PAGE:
A few days ago I wrote about Jevons’ Paradox and “The Attention Question”: The idea that we do not need to create tools that take up more of our time and attention, but instead we need to start building social tools in business that focus first on productivity and results, and on being social as a secondary goal.
Robert Scoble really nails the same point in his post about Google Wave and its email pedigree. When I first had a chance to use Google Wave a few weeks ago I said that I thought it felt a bit regressive.
Is Google Wave falling victim to Jevons’ Paradox?
The search for a better general collaboration tool continues and a lot of vendors are feeling the pressure to build better and better tools to allow people to connect, share and collaborate. Google Wave does this well. Take an existing set of tools such as IM and Email, layer some social networking thought on top of them and open up some collaboration spaces for people to create content.
My experience with Google Wave has been that it is an attention black hole. Part of this is a result of the fact that Email and IM are the primary paradigms on which the user experience is based. The other is that Google Wave is another example of directionless connectedness. Interaction without intent.
You can argue that this is the power of Google Wave and email. The idea that the user is given the tools and it is up to them to figure out what to do with them. I would argue that Jevons’ Paradox still stands, and that these tools will create efficiency in interacting, but not in actual business process or value creation.
Dennis Howlett says that “effectiveness not efficiency has to be the goal. We’re already moderately efficient in our processes” and he is right.
Breakthroughs in effectiveness are not going to be mass-purpose tools, they will be specific tools which allow the user to be more effective than before by using social concepts to make use of the efficiencies that are already in existence.
Stowe Boyd is getting behind Social Business as a way of looking at more than just IT and cool technologies to solve business problems.
Enterprise 2.0, on the other hand, does not have the same coherence. Perhaps this is because so many of the principles of Web 2.0 are blunted by the command-and-control needs of the enterprise. You cannot state that Enterprise 2.0 is Web 2.0 for the enterprise because much of what defines Web 2.0 does not easily translate to the enterprise context.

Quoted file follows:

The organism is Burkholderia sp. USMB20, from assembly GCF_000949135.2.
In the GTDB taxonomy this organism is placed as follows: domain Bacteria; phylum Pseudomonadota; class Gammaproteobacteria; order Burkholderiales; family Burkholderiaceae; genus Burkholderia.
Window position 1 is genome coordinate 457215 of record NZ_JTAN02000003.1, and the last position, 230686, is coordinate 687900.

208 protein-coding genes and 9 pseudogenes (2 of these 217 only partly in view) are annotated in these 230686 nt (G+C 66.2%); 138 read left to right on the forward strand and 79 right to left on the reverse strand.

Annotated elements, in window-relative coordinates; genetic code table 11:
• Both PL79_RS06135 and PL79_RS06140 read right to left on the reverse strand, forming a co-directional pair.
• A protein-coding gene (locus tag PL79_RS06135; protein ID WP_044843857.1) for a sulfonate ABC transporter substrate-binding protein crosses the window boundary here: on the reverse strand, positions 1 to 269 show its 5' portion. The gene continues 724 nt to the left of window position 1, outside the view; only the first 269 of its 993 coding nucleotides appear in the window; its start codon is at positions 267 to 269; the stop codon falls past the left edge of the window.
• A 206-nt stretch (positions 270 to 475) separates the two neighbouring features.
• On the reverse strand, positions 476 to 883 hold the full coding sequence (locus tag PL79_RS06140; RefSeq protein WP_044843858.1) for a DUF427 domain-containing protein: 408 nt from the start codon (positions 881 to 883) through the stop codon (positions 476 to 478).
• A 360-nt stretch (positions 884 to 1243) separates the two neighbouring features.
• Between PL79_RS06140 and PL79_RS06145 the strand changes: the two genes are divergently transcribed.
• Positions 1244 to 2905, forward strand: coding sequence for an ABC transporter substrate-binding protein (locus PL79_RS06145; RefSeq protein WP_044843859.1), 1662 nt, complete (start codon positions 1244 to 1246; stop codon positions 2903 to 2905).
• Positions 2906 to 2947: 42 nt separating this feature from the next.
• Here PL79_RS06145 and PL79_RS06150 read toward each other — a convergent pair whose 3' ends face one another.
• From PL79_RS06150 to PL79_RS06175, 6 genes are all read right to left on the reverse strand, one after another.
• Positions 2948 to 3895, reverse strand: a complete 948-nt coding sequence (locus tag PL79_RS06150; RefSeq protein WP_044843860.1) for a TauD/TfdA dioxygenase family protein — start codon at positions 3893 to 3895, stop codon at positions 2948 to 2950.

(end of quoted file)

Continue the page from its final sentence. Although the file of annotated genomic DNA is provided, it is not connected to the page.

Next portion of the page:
In particular, Web 2.0 as a phenomenon is strongly tied to social tools — social networking, social media, and so on — in which the individual is primary, and asymmetric networks of relationships with other individuals form the principal mechanism for connection and information flow. However, this does not gibe with the enterprise obsession with groups: where the rights and responsibilities of individuals are derived from group membership, and these rights are granted by the enterprise.
an my friend Euan is also putting his shoulder behind it
Why do I believe this? Because I believe there is a fundamental change in how we do business heading our way. Driven by the networked communication tools flourishing on the web, tools like YouTube, Facebook and Twitter, not only how we communicate with those who benefit from our services but also how we organise ourselves to produce them will be changed forever.
What I believe is happening, as more of our society becomes more connected and computing power and bandwidth become pervasive, is the equivalent of the advent of the printing press.
What is exciting here is that we are seeing a resurgence of optimism and idealism about the future, but it is coupled with a practical framework for achieving change.
Enterprise 2.0 is still a powerful concept, and it is a discipline that will grow and mature. Much like Social Media Marketing, Enterprise 2.0 is a much needed point solution in a larger problem. When applied properly and at the right time, it can play a significant role in organizational transformation.
Back in April I wrote a post that attempted to bring some clarity to the role of Enterprise 2.0 in a Social Business world, and I think that post is more relevant now than ever.